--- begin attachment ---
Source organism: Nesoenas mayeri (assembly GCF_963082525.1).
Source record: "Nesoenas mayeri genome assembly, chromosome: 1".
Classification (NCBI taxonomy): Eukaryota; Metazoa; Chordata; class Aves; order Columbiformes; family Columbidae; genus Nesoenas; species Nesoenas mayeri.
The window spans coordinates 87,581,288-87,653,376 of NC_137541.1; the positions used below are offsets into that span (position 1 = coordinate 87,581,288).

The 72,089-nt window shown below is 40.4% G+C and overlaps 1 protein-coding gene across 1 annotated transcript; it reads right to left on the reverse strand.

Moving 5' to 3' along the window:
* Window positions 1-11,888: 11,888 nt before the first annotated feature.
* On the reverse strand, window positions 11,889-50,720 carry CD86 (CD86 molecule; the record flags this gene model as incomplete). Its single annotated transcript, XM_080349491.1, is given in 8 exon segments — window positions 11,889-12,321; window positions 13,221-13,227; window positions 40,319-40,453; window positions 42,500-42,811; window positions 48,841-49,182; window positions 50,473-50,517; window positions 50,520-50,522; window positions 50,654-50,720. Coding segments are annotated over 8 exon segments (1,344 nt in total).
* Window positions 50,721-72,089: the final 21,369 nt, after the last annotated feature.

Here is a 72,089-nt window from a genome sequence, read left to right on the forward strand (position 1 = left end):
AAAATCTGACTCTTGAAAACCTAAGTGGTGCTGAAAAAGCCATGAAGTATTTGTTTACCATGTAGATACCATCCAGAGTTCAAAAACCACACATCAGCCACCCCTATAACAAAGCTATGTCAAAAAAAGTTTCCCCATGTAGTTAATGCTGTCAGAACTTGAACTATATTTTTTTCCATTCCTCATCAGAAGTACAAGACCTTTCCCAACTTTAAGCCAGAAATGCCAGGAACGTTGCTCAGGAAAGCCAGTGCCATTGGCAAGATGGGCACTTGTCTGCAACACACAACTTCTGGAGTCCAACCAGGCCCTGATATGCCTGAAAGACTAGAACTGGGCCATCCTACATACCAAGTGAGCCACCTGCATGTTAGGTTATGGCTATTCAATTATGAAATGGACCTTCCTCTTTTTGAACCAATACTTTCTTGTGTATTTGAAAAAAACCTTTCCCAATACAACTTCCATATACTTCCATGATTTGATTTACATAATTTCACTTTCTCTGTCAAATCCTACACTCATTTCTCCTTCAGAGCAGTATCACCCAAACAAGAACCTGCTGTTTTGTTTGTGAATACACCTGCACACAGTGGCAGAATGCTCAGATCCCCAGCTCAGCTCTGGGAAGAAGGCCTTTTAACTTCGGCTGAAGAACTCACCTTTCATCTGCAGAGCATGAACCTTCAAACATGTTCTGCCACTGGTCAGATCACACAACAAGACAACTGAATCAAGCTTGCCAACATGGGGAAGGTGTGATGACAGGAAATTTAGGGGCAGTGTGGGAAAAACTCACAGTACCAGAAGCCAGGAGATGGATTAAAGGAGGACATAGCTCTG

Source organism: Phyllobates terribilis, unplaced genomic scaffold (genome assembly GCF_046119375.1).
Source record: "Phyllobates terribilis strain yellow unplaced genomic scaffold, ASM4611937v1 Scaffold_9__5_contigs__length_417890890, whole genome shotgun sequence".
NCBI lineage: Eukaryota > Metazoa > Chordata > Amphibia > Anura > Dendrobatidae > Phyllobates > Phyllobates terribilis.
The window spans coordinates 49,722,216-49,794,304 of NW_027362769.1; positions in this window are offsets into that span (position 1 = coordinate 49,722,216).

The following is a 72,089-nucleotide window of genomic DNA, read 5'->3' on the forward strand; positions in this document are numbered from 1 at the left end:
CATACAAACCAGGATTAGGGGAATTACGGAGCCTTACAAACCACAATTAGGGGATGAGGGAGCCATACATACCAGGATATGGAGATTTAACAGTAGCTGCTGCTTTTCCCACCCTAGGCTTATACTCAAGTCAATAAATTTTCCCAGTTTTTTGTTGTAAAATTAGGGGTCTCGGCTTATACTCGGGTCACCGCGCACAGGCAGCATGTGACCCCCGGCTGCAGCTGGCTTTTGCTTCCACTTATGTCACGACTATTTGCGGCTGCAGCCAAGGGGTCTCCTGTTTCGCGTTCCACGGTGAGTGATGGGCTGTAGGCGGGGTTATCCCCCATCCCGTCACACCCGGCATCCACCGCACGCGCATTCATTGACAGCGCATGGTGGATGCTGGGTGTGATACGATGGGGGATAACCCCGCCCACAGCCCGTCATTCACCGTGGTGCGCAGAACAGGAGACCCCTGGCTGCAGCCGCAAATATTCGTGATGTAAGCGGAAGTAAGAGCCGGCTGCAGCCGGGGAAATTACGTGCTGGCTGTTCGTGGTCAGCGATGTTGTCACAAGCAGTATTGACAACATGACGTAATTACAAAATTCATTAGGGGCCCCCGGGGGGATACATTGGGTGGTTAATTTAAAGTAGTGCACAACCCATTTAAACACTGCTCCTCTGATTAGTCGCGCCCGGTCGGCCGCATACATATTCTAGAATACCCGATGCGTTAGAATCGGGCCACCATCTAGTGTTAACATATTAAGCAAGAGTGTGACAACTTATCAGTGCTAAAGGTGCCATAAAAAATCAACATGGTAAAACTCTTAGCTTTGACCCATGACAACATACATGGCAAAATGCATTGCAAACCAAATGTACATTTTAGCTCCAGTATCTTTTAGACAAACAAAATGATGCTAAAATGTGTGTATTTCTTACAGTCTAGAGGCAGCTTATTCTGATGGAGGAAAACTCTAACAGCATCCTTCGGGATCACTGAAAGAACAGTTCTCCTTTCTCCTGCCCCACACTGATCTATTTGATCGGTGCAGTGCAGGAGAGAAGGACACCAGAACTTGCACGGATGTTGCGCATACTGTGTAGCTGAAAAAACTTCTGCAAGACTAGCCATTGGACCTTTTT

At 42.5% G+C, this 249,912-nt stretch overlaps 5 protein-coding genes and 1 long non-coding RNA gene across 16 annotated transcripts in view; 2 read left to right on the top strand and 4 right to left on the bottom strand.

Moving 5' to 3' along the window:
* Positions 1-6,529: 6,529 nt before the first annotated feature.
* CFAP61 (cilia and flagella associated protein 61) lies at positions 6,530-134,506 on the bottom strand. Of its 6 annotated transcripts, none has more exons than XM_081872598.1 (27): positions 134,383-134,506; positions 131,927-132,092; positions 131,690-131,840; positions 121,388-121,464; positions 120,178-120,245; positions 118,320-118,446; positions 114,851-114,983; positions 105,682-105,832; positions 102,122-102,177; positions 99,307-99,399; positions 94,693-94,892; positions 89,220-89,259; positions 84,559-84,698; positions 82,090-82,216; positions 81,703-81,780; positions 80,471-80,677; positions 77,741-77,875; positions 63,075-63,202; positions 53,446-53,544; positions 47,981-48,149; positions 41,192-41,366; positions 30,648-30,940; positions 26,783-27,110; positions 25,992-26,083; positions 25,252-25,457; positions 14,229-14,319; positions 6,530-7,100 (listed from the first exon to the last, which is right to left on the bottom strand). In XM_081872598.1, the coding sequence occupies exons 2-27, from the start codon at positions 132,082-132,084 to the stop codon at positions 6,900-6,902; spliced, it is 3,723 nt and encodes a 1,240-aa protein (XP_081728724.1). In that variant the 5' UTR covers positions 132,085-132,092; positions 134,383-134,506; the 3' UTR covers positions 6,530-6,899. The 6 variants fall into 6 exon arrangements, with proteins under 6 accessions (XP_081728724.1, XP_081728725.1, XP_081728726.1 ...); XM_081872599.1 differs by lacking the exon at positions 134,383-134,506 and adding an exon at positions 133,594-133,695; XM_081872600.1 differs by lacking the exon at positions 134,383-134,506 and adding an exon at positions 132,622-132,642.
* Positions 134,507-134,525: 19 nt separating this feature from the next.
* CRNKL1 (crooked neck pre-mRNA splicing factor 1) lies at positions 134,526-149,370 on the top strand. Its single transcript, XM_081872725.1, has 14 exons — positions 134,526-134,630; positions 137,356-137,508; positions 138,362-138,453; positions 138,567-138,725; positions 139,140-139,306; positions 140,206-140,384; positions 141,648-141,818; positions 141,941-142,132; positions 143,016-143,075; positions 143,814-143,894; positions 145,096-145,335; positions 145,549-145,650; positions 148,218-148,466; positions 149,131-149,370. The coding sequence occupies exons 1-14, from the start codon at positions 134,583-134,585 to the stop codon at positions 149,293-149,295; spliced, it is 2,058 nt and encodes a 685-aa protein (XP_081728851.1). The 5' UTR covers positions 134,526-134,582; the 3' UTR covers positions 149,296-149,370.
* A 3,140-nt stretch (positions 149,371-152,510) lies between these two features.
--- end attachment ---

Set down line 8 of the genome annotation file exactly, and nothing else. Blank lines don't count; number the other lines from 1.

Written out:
* On the reverse strand, window positions 11,889-50,720 carry CD86 (CD86 molecule; the record flags this gene model as incomplete). Its single annotated transcript, XM_080349491.1, is given in 8 exon segments — window positions 11,889-12,321; window positions 13,221-13,227; window positions 40,319-40,453; window positions 42,500-42,811; window positions 48,841-49,182; window positions 50,473-50,517; window positions 50,520-50,522; window positions 50,654-50,720. Coding segments are annotated over 8 exon segments (1,344 nt in total).